Exile demands contemplation because it is unavoidably real for those who experience it. More than a word, exile is also a condition. It is a place, a knowledge, a narrative, but most importantly, it is a psychic space that is obvious to those who inhabit it, those who must engage and wrestle with it because only by so doing can they come to terms with it – Olu Oguibe, Exile and the Creative Imagination.
We’re deeply sad to learn of the passing of our mentor, the great photographer, thinker and all-round party animal George Hallett. From his work as street photographer in district 6 to his documentation of the creative imagination of African exiles in Europe, Bra George made the most beautiful and sometime only portraits we have of writers, artists and musicians such as Bessie Head, James Matthews, Dambudzo Marechera, Dumile Feni, The Blue Notes and hundreds more.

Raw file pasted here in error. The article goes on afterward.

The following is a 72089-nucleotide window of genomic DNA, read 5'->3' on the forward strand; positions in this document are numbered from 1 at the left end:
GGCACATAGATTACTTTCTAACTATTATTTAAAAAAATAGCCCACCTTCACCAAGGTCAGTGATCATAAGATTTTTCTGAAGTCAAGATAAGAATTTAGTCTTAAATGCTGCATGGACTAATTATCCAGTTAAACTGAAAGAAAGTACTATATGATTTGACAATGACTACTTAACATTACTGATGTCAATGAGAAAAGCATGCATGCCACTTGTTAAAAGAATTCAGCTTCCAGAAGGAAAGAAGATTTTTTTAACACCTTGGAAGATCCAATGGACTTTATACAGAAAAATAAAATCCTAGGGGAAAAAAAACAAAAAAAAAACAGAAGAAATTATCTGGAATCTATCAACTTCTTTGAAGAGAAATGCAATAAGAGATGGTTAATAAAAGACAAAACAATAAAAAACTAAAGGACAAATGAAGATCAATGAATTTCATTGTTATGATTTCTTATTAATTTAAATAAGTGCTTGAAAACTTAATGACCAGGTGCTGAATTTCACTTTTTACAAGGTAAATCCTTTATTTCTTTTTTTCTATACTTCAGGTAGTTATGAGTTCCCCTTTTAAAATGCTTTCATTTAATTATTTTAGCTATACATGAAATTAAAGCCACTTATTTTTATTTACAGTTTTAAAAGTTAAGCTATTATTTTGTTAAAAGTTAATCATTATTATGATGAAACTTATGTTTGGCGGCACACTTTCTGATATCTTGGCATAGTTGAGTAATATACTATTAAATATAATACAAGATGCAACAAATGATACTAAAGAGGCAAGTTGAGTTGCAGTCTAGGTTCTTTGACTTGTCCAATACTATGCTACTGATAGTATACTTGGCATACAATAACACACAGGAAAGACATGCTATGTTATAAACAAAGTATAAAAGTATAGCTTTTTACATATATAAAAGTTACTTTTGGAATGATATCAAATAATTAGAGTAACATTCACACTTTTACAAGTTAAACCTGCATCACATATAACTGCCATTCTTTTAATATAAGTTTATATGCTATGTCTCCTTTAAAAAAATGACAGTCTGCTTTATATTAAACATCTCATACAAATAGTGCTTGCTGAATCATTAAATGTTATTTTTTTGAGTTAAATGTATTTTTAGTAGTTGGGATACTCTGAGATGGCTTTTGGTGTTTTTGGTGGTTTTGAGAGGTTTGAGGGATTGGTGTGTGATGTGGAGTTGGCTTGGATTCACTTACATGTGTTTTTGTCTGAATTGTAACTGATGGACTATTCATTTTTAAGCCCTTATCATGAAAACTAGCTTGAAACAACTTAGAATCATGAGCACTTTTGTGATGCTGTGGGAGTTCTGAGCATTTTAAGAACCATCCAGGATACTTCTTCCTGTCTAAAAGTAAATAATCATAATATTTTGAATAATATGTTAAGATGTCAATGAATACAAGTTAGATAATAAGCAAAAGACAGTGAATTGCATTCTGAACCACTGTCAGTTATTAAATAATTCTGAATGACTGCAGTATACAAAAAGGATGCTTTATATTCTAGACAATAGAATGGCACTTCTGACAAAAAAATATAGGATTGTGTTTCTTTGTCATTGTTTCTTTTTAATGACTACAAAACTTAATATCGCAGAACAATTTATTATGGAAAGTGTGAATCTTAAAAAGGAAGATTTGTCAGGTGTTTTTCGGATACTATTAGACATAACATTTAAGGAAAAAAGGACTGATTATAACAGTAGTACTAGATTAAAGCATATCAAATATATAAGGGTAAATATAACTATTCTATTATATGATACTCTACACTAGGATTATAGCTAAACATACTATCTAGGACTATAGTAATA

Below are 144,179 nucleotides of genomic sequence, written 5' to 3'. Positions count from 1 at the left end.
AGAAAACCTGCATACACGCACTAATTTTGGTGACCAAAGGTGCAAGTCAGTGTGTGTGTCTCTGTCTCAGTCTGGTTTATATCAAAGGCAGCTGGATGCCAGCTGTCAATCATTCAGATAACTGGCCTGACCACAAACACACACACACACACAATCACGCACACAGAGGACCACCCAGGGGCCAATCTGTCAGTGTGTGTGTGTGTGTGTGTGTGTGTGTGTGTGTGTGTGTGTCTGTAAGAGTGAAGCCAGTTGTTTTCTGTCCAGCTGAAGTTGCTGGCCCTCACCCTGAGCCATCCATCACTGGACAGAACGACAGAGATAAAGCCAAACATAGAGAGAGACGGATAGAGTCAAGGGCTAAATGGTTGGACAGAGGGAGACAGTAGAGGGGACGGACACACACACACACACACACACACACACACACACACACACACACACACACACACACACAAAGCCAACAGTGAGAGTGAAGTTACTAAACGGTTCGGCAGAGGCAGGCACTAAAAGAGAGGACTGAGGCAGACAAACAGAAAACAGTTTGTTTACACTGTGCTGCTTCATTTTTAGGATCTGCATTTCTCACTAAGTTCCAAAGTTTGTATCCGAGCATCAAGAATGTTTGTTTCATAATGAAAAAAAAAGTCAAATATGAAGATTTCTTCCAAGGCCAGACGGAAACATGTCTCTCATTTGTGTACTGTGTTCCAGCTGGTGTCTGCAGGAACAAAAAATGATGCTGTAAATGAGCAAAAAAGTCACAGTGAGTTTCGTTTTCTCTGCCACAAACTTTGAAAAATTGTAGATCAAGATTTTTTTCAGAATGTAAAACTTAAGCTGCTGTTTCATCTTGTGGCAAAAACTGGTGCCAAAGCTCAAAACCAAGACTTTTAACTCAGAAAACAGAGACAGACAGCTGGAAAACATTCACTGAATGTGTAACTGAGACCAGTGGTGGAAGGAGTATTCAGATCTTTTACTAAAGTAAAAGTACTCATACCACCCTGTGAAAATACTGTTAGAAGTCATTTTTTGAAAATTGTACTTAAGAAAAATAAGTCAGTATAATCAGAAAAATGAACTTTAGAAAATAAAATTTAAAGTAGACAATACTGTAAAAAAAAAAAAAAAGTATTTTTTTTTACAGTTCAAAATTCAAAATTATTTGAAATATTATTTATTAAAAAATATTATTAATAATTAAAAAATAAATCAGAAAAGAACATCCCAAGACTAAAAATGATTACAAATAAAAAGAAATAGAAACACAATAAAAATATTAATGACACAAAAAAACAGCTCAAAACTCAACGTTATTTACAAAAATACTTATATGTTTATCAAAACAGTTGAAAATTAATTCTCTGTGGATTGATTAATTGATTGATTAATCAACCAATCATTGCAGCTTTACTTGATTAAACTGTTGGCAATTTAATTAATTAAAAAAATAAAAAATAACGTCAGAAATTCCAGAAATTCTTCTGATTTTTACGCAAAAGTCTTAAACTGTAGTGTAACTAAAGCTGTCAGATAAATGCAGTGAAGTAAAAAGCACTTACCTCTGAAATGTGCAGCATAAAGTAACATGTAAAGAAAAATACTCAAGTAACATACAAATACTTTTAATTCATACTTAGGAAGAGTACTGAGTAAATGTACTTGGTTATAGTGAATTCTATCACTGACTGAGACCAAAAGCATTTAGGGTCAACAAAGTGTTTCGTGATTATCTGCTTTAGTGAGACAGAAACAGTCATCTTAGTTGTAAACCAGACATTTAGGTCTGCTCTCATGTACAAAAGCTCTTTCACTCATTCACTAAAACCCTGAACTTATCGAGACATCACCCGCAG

Through his work as graphic designer for Heinemann’s seminal African Writers Series, or for the jazz label Ogun, he conceptualised an intricate system for these images to circulate beyond the art world. Most readers of African literature, or jazz listeners, held one of George Hallet’s imagined scenes in their hands at some point.
In 2015, in collaboration with the curator Christine Eyene and the Otolith Group we installed a library in the Showroom in London to give form to Bra George’s body of text-sound-image. And stories. It remains an inspirational method for the circulation of beauty in the black world.
Bra George, RIP.
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